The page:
Their influence was not confined to academe. Kelsen, a member of Sigmund Freud's circle, sat on Austria's constitutional court, formed after the country's defeat and dismemberment in the First World War. Lauterpacht advised the British Government on the legal basis of the Nuremberg war crimes trials. He later sat on the United Nations' Law Commission and as a judge on the International Court of Justice at The Hague. Cassin served as president of the European Court of Human Rights and won the Nobel Peace Prize. Some of the largest benefactors of human rights organizations, such as George Soros and Sigrid Rausing, are Jewish. So are many of the world's leading human rights activists and experts—Aryeh Neier of the Open Society Institute, Richard L. Bernstein (the founder of Human Rights Watch), Peter Benenson (founder of Amnesty International), Lord Lester of Herne Hill (co-founder of Interights), the British judges Lord Hoffmann and Sir Stephen Sedley, and the former head of Israel's Supreme Court, Aharon Barak, to name only a few.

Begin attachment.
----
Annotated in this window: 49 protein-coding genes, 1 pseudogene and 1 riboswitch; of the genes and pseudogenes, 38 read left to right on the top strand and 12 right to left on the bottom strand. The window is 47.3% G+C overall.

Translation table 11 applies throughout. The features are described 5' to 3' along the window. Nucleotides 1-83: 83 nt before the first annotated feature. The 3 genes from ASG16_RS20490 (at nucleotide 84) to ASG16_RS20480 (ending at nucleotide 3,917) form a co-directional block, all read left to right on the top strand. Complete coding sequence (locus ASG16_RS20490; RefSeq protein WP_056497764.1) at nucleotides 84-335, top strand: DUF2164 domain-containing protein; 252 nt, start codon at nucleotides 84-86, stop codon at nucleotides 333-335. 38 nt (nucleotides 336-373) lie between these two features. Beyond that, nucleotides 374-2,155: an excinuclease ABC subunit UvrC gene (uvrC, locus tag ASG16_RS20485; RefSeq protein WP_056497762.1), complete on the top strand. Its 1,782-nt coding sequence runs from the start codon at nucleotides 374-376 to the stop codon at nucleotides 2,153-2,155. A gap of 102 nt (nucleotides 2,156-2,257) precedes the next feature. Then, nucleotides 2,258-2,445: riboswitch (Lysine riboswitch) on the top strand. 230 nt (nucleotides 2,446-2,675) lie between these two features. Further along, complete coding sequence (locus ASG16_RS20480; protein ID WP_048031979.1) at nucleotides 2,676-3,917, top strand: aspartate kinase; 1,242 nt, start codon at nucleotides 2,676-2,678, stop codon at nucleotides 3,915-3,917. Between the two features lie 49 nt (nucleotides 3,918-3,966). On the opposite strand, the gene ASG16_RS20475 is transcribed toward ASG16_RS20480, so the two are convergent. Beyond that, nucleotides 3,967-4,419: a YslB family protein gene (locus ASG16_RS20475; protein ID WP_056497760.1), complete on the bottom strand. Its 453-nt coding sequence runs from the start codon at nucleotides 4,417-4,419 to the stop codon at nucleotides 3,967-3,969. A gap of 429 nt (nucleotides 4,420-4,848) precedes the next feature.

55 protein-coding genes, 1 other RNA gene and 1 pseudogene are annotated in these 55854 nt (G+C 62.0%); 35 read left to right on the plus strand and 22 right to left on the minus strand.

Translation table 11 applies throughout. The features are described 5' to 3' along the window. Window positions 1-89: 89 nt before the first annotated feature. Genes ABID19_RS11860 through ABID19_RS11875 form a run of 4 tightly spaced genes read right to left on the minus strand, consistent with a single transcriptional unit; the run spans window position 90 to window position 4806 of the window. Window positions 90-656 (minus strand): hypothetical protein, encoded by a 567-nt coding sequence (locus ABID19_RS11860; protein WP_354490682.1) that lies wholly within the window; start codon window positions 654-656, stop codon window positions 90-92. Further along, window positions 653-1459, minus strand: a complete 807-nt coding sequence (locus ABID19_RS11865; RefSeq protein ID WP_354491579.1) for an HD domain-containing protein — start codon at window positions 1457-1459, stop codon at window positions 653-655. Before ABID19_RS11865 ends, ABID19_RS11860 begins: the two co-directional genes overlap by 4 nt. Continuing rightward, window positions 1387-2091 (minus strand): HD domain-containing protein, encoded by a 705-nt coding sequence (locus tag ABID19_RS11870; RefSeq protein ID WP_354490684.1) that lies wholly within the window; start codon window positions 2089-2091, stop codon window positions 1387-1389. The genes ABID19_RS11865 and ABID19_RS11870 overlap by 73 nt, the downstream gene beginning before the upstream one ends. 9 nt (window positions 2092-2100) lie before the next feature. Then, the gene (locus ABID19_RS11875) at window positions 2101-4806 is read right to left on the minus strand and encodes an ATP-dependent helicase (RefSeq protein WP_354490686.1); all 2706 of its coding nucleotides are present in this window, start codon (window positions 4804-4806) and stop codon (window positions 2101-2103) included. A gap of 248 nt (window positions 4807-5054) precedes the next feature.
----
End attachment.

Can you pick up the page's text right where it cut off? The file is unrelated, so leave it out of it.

Regardless of any calculus of communal benefit, there are very strong reasons for Jews to promote humane practices in peace and in war. It should be a matter of pride that rabbis such as William G. Braude, Saul Leeman, and Nathan Rosen were active in the civil rights movement in the American South in the 1960s. On a personal note, I wish to pay tribute to my late father, Rabbi Jeno Duschinsky; his Beth Din colleague in Cape Town, Rabbi David Rosen, and his friend Dennis Diamond (of the Board of Deputies of South African Jews) for their stands, albeit cautious, against apartheid.
In this article and in a second piece on Jewish Ideas Daily tomorrow (dealing with recent and current European conflicts, in particular about the Holocaust and the legality of circumcision and kosher slaughter), I will set out a few of the problems, for Jewish interests, of human rights advocacy. But, in so doing, it is vital to avoid any misunderstanding about the importance of human rights themselves and the need for tolerance within Jewish communities about the way in which differences of opinion about human rights may be discussed.